Being motion triggered means the four D-cell batteries last a long time; Netgear estimates you'll get four to six months' battery life if you're recording for four or five minutes a day (it says customers average three minutes of video a day). The batteries that came with our review unit lasted three months in one camera that was triggered multiple times every day. After six weeks (and at least one automatic software update for the router and cameras, which Netgear says improved battery life), the replacement batteries show two-thirds battery life, while a camera that's not triggered as often shows full battery life. (The battery indicators on the website are friendly icons, rather than exact percentages; more usefully, you get an email warning when battery life drops to 16 percent.)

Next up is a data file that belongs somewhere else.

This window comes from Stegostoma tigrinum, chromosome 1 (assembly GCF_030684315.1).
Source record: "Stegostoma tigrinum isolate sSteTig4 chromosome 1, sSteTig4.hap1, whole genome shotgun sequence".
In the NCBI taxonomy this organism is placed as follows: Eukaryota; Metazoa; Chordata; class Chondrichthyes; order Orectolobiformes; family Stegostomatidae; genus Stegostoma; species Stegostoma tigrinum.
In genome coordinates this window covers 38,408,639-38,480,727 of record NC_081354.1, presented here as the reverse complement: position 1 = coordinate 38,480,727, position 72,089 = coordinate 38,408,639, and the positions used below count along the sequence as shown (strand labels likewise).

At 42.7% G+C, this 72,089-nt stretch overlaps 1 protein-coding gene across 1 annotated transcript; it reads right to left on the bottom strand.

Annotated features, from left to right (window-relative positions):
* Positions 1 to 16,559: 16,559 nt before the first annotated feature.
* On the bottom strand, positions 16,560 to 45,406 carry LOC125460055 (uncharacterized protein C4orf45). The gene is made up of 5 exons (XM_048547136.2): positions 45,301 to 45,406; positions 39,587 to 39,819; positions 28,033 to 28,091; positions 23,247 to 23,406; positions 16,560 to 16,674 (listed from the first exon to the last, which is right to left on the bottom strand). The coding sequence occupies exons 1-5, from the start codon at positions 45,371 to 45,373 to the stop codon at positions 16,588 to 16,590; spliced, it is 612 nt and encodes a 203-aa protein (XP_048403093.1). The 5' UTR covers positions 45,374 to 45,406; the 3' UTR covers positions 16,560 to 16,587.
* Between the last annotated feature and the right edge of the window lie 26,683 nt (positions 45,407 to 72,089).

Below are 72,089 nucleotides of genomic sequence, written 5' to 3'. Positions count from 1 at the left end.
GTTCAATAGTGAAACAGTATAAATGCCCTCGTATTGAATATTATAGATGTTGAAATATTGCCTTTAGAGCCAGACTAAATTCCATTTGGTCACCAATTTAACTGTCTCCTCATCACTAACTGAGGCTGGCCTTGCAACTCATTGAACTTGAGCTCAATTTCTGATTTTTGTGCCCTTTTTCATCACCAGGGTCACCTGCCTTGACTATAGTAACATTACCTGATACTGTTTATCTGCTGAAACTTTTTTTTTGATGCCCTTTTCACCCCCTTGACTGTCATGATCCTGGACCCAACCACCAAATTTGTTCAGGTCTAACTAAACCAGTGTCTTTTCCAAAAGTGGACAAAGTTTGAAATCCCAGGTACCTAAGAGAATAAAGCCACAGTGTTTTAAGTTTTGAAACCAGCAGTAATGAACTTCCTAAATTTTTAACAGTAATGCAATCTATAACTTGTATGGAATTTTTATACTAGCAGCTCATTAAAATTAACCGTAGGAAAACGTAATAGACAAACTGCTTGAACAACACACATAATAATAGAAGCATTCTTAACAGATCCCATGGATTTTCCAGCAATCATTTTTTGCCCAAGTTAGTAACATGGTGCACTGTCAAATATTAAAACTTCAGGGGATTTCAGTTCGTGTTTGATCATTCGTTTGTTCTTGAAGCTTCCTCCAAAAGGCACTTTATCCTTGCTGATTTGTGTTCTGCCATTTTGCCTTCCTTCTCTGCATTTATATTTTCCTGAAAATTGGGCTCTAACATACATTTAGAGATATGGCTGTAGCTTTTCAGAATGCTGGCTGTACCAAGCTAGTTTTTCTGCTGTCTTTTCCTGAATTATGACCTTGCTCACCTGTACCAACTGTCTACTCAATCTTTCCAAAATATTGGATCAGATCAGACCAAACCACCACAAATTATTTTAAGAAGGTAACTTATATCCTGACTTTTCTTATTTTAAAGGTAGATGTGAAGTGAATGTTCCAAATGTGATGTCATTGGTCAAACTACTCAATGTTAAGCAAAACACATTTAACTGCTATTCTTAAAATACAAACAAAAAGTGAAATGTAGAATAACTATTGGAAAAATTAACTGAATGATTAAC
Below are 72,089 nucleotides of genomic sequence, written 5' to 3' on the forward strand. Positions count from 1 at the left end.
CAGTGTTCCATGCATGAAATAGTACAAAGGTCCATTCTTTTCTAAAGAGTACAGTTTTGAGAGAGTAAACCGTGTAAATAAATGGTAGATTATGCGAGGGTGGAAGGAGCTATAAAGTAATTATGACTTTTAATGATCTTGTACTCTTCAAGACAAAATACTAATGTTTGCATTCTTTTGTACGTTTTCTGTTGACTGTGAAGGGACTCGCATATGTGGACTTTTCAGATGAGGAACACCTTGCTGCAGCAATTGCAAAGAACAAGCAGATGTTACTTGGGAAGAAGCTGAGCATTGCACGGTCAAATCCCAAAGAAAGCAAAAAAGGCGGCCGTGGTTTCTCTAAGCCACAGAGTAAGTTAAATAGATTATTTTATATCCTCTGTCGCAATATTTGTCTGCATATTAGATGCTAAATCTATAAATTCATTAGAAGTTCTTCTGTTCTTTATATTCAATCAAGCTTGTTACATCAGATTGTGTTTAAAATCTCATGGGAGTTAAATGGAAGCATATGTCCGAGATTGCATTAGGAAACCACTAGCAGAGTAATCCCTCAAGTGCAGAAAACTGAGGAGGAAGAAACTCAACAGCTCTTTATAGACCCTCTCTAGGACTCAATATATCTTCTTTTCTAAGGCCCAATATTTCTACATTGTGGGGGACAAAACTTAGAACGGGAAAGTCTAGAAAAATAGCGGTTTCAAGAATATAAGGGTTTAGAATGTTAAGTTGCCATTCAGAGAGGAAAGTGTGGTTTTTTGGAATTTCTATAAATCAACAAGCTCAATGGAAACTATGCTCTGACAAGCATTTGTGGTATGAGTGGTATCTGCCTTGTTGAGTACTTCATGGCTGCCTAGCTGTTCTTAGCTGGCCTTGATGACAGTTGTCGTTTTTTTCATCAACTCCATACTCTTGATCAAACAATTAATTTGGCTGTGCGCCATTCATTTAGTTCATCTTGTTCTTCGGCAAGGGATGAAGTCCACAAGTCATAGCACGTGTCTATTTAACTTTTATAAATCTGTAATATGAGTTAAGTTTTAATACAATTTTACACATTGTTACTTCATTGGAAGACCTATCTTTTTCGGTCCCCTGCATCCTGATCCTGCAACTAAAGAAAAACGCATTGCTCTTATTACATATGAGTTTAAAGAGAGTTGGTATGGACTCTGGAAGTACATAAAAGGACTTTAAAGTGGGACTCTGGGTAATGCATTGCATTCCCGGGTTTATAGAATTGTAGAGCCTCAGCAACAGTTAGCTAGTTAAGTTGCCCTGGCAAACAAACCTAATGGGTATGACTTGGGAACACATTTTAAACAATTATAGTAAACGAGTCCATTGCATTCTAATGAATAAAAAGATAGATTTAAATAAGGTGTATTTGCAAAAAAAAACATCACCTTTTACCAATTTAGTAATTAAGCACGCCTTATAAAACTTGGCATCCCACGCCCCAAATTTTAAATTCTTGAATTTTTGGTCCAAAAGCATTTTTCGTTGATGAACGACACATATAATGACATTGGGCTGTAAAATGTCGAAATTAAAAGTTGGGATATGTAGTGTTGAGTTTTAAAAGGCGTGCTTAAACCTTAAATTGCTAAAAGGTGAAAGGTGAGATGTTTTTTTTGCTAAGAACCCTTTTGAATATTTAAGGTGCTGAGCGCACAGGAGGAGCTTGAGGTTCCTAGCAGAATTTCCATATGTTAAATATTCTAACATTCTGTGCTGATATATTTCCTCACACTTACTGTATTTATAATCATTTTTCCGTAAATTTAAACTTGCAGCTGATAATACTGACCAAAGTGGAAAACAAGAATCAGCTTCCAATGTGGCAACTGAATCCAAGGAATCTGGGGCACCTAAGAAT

You can create different rules on the website for each camera that you have (including setting how sensitive it should be to motion and how long to record video for after motion is detected), and you can combine those into 'modes'. Those are most useful if you get the Premier or Elite cloud subscriptions which let you switch between different rules at different times of the day or week (as well as letting you add more cameras and keep video for longer: 10 or 15 cameras instead of 5 you can connect to the free account, and 30 or 60 days of storage instead of 7 with the free account -- although older videos often stay in the recycle bin for a while, because two or even four cameras don't fill up your storage quota in a week). That would let you set the system up to ignore motion triggers during the working day and just get alerts at night or at the weekend. That reduces the alerts you don't care about and conserves battery life as well.